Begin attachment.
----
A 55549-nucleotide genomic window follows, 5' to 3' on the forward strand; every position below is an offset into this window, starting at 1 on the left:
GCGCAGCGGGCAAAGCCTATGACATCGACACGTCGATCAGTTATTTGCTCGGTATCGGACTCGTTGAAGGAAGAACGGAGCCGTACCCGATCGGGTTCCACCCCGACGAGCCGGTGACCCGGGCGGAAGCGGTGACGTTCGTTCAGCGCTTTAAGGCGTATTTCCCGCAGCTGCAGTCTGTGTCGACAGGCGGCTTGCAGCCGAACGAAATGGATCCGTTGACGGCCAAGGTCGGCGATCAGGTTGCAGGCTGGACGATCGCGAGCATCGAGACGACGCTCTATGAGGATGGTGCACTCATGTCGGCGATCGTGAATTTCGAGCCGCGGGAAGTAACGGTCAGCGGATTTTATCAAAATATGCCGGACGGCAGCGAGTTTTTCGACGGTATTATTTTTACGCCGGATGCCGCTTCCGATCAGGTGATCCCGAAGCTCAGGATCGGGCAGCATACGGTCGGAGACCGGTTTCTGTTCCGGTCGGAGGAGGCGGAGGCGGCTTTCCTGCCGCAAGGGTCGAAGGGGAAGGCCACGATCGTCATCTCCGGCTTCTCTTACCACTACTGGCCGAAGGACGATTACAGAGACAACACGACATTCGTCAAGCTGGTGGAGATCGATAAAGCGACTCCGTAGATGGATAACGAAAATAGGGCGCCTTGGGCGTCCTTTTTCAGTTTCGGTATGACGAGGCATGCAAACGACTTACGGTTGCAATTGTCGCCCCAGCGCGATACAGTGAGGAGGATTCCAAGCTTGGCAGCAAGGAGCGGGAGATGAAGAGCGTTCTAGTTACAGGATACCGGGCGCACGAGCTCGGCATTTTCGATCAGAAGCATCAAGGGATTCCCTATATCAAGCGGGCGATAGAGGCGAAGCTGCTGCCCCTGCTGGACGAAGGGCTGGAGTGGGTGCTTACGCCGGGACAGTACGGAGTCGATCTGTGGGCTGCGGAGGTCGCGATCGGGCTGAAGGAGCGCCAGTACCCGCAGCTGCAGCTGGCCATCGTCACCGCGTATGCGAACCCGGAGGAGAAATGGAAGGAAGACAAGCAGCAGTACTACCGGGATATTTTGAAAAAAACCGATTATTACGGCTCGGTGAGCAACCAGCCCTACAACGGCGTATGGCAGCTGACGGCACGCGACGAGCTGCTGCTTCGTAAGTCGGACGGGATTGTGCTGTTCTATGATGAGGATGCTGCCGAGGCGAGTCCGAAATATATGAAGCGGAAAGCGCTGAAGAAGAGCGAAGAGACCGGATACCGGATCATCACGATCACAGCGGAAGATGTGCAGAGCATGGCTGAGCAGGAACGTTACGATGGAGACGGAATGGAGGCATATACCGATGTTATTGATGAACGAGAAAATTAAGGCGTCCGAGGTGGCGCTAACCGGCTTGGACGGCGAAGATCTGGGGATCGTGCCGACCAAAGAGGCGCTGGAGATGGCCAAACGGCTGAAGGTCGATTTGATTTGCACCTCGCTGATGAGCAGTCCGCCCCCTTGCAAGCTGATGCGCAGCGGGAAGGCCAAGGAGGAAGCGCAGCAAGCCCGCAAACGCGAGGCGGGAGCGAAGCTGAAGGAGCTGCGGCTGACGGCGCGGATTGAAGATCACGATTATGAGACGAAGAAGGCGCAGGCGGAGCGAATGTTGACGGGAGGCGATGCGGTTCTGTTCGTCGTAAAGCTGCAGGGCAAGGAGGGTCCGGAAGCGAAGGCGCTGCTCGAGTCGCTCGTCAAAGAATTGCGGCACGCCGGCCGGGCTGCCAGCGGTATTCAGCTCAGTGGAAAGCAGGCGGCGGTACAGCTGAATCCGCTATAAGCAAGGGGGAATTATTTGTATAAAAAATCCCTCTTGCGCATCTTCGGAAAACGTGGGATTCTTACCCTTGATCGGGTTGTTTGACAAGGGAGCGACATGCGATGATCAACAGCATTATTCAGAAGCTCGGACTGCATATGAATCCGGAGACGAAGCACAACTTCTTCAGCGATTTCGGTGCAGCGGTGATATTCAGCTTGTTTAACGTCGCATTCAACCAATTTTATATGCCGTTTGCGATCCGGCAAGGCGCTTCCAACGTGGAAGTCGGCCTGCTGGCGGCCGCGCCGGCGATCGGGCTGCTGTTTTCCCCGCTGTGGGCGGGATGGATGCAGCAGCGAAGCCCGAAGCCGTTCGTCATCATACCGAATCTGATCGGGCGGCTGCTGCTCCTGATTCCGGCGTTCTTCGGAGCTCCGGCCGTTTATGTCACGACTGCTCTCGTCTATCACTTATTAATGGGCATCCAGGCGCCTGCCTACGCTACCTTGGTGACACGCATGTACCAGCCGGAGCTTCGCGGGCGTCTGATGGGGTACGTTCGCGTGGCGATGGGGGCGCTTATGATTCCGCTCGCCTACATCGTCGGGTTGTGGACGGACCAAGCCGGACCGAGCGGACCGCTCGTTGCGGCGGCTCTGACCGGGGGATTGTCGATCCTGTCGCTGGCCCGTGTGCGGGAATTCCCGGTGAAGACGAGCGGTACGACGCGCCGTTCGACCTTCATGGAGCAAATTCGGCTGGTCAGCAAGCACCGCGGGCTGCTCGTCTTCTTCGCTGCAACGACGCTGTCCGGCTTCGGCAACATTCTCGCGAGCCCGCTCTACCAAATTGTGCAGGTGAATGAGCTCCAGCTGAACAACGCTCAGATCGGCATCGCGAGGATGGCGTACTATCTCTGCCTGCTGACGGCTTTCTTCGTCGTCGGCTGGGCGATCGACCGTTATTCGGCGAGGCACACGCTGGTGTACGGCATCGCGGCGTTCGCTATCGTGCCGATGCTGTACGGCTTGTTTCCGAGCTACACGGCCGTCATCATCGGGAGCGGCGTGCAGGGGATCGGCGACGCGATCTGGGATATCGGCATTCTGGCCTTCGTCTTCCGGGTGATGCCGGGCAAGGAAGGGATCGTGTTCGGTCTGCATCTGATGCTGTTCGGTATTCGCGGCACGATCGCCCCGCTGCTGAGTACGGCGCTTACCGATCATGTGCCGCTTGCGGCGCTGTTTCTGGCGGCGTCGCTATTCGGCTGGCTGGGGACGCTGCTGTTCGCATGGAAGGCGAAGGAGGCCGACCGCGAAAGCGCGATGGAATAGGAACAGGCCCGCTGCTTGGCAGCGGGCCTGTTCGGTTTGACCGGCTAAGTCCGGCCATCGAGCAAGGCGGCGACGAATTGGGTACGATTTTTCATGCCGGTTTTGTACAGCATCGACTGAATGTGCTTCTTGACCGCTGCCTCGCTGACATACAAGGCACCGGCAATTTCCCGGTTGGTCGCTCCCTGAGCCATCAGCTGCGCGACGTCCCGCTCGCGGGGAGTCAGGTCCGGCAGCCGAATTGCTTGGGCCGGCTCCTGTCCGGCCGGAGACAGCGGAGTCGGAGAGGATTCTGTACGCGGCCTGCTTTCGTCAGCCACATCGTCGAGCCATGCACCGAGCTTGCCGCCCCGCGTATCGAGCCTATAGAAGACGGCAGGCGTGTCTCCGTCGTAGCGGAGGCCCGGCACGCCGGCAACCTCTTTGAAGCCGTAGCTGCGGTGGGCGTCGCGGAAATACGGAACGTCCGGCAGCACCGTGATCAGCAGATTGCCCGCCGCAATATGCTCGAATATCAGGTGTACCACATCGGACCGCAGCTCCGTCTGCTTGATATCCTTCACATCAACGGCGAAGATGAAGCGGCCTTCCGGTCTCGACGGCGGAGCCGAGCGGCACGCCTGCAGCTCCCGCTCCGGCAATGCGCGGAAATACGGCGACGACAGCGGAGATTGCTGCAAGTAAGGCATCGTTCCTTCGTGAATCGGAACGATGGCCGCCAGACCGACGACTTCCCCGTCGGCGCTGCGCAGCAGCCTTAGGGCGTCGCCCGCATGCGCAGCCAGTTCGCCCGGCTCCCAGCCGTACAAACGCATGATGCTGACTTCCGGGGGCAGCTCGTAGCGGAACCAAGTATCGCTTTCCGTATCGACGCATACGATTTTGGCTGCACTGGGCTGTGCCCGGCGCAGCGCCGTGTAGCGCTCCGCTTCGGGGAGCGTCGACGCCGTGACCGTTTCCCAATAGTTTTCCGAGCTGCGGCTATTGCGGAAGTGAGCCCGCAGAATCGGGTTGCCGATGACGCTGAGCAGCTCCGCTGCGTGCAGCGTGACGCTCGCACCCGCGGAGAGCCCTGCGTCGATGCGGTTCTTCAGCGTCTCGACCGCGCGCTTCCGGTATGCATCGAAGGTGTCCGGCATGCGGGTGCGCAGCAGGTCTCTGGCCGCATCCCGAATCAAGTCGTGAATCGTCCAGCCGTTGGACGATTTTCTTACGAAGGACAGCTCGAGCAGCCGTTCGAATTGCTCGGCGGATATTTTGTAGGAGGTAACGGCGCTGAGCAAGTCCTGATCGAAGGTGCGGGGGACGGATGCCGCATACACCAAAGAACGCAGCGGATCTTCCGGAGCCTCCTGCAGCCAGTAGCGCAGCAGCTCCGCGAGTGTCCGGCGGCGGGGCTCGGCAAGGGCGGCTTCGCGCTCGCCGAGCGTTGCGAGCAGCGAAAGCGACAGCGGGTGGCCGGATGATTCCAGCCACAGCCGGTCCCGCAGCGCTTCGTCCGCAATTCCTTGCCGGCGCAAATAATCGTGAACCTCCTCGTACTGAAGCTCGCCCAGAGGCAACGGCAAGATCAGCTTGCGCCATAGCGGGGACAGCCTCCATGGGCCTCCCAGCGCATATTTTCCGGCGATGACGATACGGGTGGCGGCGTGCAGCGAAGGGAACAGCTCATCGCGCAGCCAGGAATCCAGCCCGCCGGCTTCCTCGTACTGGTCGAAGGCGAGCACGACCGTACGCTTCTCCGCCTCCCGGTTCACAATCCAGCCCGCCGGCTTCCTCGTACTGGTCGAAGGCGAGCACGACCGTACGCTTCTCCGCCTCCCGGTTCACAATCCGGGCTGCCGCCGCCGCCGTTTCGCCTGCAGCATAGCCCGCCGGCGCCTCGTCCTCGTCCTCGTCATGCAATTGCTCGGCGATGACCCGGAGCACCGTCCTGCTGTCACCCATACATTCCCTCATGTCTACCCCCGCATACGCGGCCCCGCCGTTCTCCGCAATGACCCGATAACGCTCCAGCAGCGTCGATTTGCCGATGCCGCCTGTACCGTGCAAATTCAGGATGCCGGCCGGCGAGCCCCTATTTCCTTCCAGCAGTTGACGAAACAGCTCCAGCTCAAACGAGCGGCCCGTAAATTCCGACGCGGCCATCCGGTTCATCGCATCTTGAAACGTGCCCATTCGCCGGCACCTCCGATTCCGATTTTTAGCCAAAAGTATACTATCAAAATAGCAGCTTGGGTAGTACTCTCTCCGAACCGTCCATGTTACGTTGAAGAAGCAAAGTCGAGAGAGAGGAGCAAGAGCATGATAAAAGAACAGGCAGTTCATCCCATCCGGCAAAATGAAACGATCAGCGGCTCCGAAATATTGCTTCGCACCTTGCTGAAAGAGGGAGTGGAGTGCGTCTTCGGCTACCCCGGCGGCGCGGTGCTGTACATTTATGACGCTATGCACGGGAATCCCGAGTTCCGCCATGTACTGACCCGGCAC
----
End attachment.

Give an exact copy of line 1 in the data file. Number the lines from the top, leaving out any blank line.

A 55549-nucleotide genomic window follows, 5' to 3' on the forward strand; every position below is an offset into this window, starting at 1 on the left: